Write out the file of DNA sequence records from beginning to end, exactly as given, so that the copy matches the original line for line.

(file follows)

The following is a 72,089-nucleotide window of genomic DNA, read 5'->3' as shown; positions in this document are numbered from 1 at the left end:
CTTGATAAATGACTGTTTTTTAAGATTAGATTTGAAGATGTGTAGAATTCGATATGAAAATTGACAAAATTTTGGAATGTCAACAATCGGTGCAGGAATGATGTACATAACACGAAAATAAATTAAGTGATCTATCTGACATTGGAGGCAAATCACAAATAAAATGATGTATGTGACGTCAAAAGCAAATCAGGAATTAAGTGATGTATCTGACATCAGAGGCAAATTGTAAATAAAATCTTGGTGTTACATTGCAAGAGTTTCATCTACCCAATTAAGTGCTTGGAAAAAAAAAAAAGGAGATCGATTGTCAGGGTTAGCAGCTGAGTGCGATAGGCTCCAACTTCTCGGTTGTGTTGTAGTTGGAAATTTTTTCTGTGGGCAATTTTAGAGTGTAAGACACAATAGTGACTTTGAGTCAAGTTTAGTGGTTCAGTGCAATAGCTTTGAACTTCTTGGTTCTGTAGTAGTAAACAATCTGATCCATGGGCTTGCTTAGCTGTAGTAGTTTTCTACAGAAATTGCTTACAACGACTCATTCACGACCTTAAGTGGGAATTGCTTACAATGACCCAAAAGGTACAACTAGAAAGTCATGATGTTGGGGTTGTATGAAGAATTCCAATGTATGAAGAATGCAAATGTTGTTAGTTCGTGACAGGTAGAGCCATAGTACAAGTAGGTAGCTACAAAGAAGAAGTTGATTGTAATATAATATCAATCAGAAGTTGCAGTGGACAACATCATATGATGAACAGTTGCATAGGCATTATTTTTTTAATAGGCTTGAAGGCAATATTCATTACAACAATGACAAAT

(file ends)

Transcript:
The following is a 72,089-nucleotide window of genomic DNA, read 5'->3' as shown; positions in this document are numbered from 1 at the left end:
CTTGATAAATGACTGTTTTTTAAGATTAGATTTGAAGATGTGTAGAATTCGATATGAAAATTGACAAAATTTTGGAATGTCAACAATCGGTGCAGGAATGATGTACATAACACGAAAATAAATTAAGTGATCTATCTGACATTGGAGGCAAATCACAAATAAAATGATGTATGTGACGTCAAAAGCAAATCAGGAATTAAGTGATGTATCTGACATCAGAGGCAAATTGTAAATAAAATCTTGGTGTTACATTGCAAGAGTTTCATCTACCCAATTAAGTGCTTGGAAAAAAAAAAAAGGAGATCGATTGTCAGGGTTAGCAGCTGAGTGCGATAGGCTCCAACTTCTCGGTTGTGTTGTAGTTGGAAATTTTTTCTGTGGGCAATTTTAGAGTGTAAGACACAATAGTGACTTTGAGTCAAGTTTAGTGGTTCAGTGCAATAGCTTTGAACTTCTTGGTTCTGTAGTAGTAAACAATCTGATCCATGGGCTTGCTTAGCTGTAGTAGTTTTCTACAGAAATTGCTTACAACGACTCATTCACGACCTTAAGTGGGAATTGCTTACAATGACCCAAAAGGTACAACTAGAAAGTCATGATGTTGGGGTTGTATGAAGAATTCCAATGTATGAAGAATGCAAATGTTGTTAGTTCGTGACAGGTAGAGCCATAGTACAAGTAGGTAGCTACAAAGAAGAAGTTGATTGTAATATAATATCAATCAGAAGTTGCAGTGGACAACATCATATGATGAACAGTTGCATAGGCATTATTTTTTTAATAGGCTTGAAGGCAATATTCATTACAACAATGACAAAT